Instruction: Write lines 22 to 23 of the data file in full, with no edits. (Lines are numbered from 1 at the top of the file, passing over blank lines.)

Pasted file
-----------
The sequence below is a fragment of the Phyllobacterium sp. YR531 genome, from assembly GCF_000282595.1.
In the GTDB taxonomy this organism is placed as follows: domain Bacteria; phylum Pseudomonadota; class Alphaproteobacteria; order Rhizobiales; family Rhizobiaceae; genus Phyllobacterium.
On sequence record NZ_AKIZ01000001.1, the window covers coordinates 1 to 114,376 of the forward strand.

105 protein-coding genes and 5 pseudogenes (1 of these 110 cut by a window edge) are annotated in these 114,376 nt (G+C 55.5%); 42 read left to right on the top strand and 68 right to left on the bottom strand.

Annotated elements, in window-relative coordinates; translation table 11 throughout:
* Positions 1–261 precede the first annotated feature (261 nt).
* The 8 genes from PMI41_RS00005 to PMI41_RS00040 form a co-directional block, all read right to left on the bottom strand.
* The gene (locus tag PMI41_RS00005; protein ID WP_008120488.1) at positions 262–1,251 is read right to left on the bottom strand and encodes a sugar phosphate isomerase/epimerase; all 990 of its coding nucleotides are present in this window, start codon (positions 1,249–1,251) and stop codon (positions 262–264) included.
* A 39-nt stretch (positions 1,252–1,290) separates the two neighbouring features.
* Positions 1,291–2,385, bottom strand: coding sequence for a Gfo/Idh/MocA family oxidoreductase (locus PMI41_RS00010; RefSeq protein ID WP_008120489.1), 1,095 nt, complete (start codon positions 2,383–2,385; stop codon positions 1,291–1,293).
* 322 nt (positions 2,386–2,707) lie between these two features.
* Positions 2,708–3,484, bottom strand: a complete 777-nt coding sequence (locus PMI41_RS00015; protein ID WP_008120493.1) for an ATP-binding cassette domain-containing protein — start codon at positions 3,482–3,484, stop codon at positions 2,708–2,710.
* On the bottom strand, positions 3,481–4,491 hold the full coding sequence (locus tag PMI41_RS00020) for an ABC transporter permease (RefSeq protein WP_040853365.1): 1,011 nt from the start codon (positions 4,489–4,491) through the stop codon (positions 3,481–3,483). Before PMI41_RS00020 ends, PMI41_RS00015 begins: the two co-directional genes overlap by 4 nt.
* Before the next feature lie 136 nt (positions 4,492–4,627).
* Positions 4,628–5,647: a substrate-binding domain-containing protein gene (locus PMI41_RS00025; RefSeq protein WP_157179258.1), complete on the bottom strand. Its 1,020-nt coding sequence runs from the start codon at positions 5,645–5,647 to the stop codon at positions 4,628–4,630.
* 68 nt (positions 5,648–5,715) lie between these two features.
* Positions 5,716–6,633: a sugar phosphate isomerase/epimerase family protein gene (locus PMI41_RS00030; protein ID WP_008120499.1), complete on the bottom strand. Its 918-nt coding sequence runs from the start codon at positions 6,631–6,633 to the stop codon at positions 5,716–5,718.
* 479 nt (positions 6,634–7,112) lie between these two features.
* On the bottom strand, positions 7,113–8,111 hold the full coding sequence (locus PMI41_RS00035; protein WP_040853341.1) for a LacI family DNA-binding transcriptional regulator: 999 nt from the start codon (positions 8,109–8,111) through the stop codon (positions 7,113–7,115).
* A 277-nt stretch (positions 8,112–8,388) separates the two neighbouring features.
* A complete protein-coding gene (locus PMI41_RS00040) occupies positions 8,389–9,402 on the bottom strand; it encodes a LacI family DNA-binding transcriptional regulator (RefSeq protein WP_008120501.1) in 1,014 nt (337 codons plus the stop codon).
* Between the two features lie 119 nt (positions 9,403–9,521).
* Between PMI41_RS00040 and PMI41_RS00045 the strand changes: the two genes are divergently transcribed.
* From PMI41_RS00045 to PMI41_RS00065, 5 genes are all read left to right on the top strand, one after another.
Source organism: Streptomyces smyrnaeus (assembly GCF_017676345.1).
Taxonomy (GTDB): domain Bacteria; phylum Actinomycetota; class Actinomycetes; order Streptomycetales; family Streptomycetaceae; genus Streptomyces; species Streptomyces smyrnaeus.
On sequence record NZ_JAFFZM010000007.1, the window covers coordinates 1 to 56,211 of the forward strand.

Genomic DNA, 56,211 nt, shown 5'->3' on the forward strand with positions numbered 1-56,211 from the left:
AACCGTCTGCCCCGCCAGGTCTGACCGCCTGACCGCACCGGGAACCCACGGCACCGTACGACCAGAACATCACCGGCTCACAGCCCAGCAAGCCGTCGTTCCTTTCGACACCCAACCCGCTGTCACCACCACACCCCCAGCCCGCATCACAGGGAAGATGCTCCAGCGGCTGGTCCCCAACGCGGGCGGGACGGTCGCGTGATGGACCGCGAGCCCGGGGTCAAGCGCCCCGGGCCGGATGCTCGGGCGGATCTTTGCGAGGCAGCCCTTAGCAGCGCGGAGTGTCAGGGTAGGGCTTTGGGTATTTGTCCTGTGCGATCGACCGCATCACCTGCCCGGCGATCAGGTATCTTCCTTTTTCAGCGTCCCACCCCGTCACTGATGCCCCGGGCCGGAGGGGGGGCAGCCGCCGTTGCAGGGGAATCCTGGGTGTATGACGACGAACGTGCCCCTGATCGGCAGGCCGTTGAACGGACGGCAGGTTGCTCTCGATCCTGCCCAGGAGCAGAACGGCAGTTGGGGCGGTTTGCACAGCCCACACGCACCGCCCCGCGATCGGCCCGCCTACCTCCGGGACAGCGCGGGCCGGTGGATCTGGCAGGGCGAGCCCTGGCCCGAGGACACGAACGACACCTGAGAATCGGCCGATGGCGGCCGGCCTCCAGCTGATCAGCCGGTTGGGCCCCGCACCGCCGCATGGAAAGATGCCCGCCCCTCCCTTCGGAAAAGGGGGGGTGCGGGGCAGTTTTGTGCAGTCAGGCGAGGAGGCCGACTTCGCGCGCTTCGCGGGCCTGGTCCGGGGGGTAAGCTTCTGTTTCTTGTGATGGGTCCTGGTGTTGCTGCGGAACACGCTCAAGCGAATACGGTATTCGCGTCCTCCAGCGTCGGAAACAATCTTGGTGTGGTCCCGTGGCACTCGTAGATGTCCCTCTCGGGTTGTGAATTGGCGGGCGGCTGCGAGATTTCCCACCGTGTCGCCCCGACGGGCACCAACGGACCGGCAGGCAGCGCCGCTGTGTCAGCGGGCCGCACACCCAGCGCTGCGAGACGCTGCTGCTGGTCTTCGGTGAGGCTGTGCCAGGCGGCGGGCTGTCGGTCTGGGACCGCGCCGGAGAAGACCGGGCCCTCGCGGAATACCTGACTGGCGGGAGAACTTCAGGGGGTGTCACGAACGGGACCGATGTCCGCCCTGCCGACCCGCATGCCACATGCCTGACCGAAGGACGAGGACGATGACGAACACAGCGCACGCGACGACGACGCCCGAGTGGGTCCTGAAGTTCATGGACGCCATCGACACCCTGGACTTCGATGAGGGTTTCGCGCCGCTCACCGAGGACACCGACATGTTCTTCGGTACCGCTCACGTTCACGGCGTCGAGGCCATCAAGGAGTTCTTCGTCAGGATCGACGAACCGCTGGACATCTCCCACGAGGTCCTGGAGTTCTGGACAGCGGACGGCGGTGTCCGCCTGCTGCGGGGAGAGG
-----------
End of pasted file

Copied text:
* Between the two features lie 119 nt (positions 9,403–9,521).
* Between PMI41_RS00040 and PMI41_RS00045 the strand changes: the two genes are divergently transcribed.